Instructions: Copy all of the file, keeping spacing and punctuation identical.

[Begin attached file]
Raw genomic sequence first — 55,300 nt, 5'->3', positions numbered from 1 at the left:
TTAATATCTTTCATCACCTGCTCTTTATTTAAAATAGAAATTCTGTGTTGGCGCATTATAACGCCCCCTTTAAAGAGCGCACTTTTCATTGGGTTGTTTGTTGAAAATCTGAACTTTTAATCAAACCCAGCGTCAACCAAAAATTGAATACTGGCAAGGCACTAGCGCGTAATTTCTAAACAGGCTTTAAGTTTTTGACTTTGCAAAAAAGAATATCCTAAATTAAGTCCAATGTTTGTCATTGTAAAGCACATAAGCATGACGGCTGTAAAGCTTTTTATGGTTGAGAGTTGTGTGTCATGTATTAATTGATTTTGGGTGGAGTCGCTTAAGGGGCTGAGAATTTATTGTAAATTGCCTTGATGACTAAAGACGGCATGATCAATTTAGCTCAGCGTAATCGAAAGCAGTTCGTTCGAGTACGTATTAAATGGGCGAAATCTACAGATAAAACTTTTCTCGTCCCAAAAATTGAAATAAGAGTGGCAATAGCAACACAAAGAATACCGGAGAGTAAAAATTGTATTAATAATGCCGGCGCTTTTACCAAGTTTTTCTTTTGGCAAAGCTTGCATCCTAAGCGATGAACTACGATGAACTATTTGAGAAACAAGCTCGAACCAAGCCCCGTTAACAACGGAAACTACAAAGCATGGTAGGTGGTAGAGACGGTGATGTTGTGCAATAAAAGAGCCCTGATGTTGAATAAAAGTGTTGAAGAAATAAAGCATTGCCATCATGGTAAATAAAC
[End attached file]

Raw genomic sequence first — 55,300 nt, 5'->3', positions numbered from 1 at the left:
TTAATATCTTTCATCACCTGCTCTTTATTTAAAATAGAAATTCTGTGTTGGCGCATTATAACGCCCCCTTTAAAGAGCGCACTTTTCATTGGGTTGTTTGTTGAAAATCTGAACTTTTAATCAAACCCAGCGTCAACCAAAAATTGAATACTGGCAAGGCACTAGCGCGTAATTTCTAAACAGGCTTTAAGTTTTTGACTTTGCAAAAAAGAATATCCTAAATTAAGTCCAATGTTTGTCATTGTAAAGCACATAAGCATGACGGCTGTAAAGCTTTTTATGGTTGAGAGTTGTGTGTCATGTATTAATTGATTTTGGGTGGAGTCGCTTAAGGGGCTGAGAATTTATTGTAAATTGCCTTGATGACTAAAGACGGCATGATCAATTTAGCTCAGCGTAATCGAAAGCAGTTCGTTCGAGTACGTATTAAATGGGCGAAATCTACAGATAAAACTTTTCTCGTCCCAAAAATTGAAATAAGAGTGGCAATAGCAACACAAAGAATACCGGAGAGTAAAAATTGTATTAATAATGCCGGCGCTTTTACCAAGTTTTTCTTTTGGCAAAGCTTGCATCCTAAGCGATGAACTACGATGAACTATTTGAGAAACAAGCTCGAACCAAGCCCCGTTAACAACGGAAACTACAAAGCATGGTAGGTGGTAGAGACGGTGATGTTGTGCAATAAAAGAGCCCTGATGTTGAATAAAAGTGTTGAAGAAATAAAGCATTGCCATCATGGTAAATAAAC